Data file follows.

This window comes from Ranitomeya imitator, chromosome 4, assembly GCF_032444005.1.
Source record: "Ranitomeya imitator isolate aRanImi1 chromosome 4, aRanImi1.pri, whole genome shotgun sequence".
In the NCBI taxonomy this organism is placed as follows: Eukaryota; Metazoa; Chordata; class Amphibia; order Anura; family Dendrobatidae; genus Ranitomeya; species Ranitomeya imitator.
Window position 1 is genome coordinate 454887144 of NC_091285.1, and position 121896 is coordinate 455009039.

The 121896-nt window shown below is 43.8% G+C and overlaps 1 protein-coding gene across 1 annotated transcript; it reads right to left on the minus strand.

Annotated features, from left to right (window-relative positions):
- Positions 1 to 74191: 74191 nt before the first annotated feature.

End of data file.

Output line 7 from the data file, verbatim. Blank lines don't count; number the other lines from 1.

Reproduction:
- Positions 1 to 74191: 74191 nt before the first annotated feature.